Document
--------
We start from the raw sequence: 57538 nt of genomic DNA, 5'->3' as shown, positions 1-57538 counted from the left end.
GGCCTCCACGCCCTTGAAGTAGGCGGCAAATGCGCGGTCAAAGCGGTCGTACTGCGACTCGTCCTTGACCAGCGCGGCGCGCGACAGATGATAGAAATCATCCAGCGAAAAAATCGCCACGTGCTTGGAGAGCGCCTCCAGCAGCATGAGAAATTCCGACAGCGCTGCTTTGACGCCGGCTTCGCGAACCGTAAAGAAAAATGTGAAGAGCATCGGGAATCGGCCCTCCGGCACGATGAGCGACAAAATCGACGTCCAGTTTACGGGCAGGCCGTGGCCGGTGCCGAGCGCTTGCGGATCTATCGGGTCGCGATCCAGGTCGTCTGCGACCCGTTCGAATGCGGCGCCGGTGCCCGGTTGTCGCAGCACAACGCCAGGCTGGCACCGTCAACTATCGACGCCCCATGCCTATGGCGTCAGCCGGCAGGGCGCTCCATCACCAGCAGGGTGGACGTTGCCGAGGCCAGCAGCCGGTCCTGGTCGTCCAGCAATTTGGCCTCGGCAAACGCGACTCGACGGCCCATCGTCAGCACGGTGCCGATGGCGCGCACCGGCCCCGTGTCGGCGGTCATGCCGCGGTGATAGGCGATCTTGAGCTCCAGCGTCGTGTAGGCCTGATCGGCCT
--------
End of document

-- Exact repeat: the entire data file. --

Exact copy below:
We start from the raw sequence: 57538 nt of genomic DNA, 5'->3' as shown, positions 1-57538 counted from the left end.
GGCCTCCACGCCCTTGAAGTAGGCGGCAAATGCGCGGTCAAAGCGGTCGTACTGCGACTCGTCCTTGACCAGCGCGGCGCGCGACAGATGATAGAAATCATCCAGCGAAAAAATCGCCACGTGCTTGGAGAGCGCCTCCAGCAGCATGAGAAATTCCGACAGCGCTGCTTTGACGCCGGCTTCGCGAACCGTAAAGAAAAATGTGAAGAGCATCGGGAATCGGCCCTCCGGCACGATGAGCGACAAAATCGACGTCCAGTTTACGGGCAGGCCGTGGCCGGTGCCGAGCGCTTGCGGATCTATCGGGTCGCGATCCAGGTCGTCTGCGACCCGTTCGAATGCGGCGCCGGTGCCCGGTTGTCGCAGCACAACGCCAGGCTGGCACCGTCAACTATCGACGCCCCATGCCTATGGCGTCAGCCGGCAGGGCGCTCCATCACCAGCAGGGTGGACGTTGCCGAGGCCAGCAGCCGGTCCTGGTCGTCCAGCAATTTGGCCTCGGCAAACGCGACTCGACGGCCCATCGTCAGCACGGTGCCGATGGCGCGCACCGGCCCCGTGTCGGCGGTCATGCCGCGGTGATAGGCGATCTTGAGCTCCAGCGTCGTGTAGGCCTGATCGGCCT